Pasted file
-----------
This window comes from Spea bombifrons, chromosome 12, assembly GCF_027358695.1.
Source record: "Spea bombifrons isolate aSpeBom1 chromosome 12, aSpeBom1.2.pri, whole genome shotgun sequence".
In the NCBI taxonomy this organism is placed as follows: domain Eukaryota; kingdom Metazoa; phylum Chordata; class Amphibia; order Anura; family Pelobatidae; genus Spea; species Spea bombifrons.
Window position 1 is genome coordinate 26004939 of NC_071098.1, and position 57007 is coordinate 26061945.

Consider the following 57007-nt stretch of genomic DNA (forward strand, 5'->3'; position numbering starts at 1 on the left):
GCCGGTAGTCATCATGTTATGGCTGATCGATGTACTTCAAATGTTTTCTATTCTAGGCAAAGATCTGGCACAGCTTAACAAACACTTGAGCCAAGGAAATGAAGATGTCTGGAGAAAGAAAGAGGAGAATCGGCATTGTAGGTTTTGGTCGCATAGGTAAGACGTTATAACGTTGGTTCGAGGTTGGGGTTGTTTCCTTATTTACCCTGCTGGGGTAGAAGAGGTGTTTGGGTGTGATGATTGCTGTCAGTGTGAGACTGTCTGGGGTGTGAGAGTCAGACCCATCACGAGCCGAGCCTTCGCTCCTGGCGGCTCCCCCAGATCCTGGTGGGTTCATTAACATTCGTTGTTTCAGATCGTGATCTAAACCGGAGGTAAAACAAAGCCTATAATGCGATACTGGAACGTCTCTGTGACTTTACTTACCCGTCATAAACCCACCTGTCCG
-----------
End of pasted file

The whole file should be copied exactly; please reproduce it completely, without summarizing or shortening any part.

This window comes from Spea bombifrons, chromosome 12, assembly GCF_027358695.1.
Source record: "Spea bombifrons isolate aSpeBom1 chromosome 12, aSpeBom1.2.pri, whole genome shotgun sequence".
In the NCBI taxonomy this organism is placed as follows: domain Eukaryota; kingdom Metazoa; phylum Chordata; class Amphibia; order Anura; family Pelobatidae; genus Spea; species Spea bombifrons.
Window position 1 is genome coordinate 26004939 of NC_071098.1, and position 57007 is coordinate 26061945.

Consider the following 57007-nt stretch of genomic DNA (forward strand, 5'->3'; position numbering starts at 1 on the left):
GCCGGTAGTCATCATGTTATGGCTGATCGATGTACTTCAAATGTTTTCTATTCTAGGCAAAGATCTGGCACAGCTTAACAAACACTTGAGCCAAGGAAATGAAGATGTCTGGAGAAAGAAAGAGGAGAATCGGCATTGTAGGTTTTGGTCGCATAGGTAAGACGTTATAACGTTGGTTCGAGGTTGGGGTTGTTTCCTTATTTACCCTGCTGGGGTAGAAGAGGTGTTTGGGTGTGATGATTGCTGTCAGTGTGAGACTGTCTGGGGTGTGAGAGTCAGACCCATCACGAGCCGAGCCTTCGCTCCTGGCGGCTCCCCCAGATCCTGGTGGGTTCATTAACATTCGTTGTTTCAGATCGTGATCTAAACCGGAGGTAAAACAAAGCCTATAATGCGATACTGGAACGTCTCTGTGACTTTACTTACCCGTCATAAACCCACCTGTCCG